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Chapter Four— Rooming Houses and the Margins of Respectability
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Problems of Living with a Downtown Family

Boarding or lodging with a family was the major alternative to living in a commercial boardinghouse or rooming house, and it was also the most commonly chosen downtown life-style for young single men and women. For families in the middle and upper class, boarders were extra income, companionship, or people taken in as a favor to relatives. In such households, boarders often filled unused rooms. For wage-labor families with irregular incomes, boarders were essential. The income they


Figure 4.23
A Slavic boardinghouse dining room in a factory district near New York City, 1912. Photographed
by Lewis Hine.

provided helped to pay medical bills or make monthly payments on a looming seven-year mortgage with a balloon payment at the end. Boarding with families was particularly common in working-class family districts and family slums, often located next to rooming house districts because their residents depended on many of the same kinds of jobs (fig. 4.23).

Boarding with a family offered more traditional home-style conviviality, more social respectability, and generally better food than hotel life. Immigrants tended to board for only a short time and then set up independent households.[80] Unlike immigrants, American-born migrants to the city often chose boarding as a long-term housing choice. The eighteen-year-old lumber clerk, Will Kortum, had started his San Francisco life in a hotel in 1905 but soon wrote home that he planned to move in with a family in a nearby working-class district:

I am getting tired of this hotel and restaurant life and as soon as my pay is raised will look for board in a private family. . . . They say that . . . if you are lucky it is just like being at home.[81]


Figure 4.24
Flats and single-family houses at the edge of San Francisco, ca. 1890s. Roomers who stayed with families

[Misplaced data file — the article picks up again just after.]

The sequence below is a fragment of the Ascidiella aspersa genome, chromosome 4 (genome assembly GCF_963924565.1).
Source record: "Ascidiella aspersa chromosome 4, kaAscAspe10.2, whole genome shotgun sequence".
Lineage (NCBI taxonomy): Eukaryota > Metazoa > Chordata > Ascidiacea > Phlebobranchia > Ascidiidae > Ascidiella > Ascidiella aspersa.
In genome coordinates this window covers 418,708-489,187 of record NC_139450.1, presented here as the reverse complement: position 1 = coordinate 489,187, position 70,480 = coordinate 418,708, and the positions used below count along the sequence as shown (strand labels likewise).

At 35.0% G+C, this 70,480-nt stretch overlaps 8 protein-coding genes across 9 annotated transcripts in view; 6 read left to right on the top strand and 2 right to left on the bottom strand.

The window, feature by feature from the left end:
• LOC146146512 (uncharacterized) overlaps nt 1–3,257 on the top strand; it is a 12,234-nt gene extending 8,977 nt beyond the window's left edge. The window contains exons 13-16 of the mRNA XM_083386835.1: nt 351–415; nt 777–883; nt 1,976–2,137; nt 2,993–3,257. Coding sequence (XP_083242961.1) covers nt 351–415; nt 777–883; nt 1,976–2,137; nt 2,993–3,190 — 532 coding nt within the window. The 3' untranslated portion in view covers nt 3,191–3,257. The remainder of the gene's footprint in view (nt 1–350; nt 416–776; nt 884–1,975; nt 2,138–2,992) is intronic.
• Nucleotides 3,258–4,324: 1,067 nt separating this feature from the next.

in such settings were isolated from downtown life.

Kortum moved into a private boardinghouse on Eleventh Street, in the South of Market area, where he lived with the housekeepers—a young Swedish woman and her little girl—and seven other paying guests. He found that boarding with an immigrant family meant a sharp decline in personal comforts:

The meals are good, at least they are a great improvement in the restaurant fare, but otherwise there are but few comforts: no water in the room, poor bed, very small room, and bare of furniture. I shall look around for something better and wish I had never moved here at all.[82]

Kortum's new room supplied fewer personal needs independent of the boarding household. "My moving is an easily accomplished act," he said, "but costs 50 cents every time so I must be more careful."

This dissatisfaction with boarding with a family matched a general trend. Many boarders sought more independence and freer association with friends. Young people who lived in outlying family districts had a half-hour streetcar ride every time they wanted to visit companions, go dancing, or see a movie (fig. 4.24). Returning home, family boarders had to worry about missing the last streetcar for the night.[83] Other concerns were about privacy, as reported in this case:

"Miss G.," a public school music teacher, did not like rooming with a family. When she had phone calls, the family had to listen to one end of the conversation. If she slept late on Saturday morning she felt she was inconvenienc-


ing the family—and the children made such a ruckus she could not rest anyway. . . . She repeatedly took guests for a walk rather than use the parlor.[84]

Another woman complained, "The family from whom I rented a room were inquisitive and prying. I'm sure they investigated my room during my absence. The bathroom was occupied for prolonged periods."[85] Once these women had sampled the personal freedom and independence of hotel life, they felt that it would be impossible for them to board in a private home again. Lily Bart, Edith Wharton's heroine in The House of Mirth , eventually chose the anonymity of a commercial boardinghouse over living in a friend's house. To Lily, "the promiscuity of small quarters and close intimacy seemed, on the whole, less endurable than the solitude of a hall bedroom in a house where she could come and go unremarked among other workers."[86]

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